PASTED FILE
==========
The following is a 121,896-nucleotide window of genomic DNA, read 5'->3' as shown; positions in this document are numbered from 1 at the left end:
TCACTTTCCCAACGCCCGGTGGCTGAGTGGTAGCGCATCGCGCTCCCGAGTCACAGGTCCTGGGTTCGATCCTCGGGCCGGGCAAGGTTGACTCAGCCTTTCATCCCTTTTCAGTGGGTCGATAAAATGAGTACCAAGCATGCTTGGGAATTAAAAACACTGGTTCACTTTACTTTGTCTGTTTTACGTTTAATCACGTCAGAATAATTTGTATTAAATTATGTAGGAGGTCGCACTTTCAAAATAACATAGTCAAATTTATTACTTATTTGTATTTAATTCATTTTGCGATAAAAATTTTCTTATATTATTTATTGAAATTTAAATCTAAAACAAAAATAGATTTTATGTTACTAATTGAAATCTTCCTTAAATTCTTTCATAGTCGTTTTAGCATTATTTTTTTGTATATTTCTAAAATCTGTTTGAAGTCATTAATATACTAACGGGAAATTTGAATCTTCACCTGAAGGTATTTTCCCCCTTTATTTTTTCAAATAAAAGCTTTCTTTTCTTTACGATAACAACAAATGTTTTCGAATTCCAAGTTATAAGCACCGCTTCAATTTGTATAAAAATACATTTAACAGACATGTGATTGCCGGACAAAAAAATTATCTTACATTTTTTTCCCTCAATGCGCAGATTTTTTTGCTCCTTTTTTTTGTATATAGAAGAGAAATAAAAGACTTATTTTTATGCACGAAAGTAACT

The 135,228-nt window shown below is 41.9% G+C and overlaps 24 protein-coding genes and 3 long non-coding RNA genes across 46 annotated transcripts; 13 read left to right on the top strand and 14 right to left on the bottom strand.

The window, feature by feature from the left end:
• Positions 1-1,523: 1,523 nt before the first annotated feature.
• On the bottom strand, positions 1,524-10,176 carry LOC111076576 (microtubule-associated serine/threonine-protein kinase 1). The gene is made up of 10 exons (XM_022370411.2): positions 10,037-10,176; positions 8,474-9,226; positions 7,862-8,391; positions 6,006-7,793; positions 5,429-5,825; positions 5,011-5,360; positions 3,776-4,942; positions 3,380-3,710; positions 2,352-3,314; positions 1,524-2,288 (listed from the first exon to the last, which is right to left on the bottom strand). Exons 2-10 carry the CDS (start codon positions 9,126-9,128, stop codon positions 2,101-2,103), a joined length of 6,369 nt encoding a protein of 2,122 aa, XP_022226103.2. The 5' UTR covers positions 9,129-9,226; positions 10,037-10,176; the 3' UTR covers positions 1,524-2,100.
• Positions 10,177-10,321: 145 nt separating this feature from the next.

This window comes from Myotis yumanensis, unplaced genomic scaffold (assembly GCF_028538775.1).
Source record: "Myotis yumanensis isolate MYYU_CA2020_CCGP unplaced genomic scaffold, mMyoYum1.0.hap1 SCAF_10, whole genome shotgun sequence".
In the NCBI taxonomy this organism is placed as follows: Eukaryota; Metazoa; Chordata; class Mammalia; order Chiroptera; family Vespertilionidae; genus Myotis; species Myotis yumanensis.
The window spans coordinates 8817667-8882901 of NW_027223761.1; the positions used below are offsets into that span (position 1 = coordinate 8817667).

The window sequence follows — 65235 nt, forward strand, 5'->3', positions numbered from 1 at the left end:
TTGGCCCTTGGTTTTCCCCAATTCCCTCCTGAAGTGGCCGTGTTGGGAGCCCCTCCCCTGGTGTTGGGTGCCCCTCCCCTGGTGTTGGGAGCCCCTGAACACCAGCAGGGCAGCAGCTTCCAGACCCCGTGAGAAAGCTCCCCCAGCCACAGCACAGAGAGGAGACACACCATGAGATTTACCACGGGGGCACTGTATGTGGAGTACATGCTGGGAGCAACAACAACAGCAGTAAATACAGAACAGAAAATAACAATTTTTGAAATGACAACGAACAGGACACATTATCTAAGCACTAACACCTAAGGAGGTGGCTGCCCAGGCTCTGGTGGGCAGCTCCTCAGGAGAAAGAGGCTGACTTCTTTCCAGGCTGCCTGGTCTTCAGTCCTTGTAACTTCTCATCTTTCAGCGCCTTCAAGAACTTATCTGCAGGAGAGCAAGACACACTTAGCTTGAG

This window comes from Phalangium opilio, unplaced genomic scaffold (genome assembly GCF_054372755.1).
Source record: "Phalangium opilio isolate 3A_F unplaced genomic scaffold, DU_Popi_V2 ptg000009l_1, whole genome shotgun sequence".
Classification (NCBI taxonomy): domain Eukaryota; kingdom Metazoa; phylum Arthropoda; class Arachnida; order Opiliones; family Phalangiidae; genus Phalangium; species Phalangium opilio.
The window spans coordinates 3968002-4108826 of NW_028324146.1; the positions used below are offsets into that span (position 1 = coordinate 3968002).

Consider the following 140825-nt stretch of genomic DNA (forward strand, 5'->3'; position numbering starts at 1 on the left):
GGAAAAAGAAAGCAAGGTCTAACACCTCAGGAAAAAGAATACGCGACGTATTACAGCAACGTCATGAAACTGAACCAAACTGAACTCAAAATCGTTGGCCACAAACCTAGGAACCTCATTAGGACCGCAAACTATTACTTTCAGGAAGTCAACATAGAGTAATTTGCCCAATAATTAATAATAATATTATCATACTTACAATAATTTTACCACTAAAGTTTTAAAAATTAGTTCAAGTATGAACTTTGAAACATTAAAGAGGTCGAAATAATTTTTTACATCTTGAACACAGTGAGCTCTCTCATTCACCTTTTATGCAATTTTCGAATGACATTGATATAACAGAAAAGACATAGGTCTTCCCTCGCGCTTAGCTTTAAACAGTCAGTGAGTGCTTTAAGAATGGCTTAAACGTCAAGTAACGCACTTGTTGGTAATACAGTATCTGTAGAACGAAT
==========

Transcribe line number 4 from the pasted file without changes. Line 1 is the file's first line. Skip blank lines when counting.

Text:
The window, feature by feature from the left end: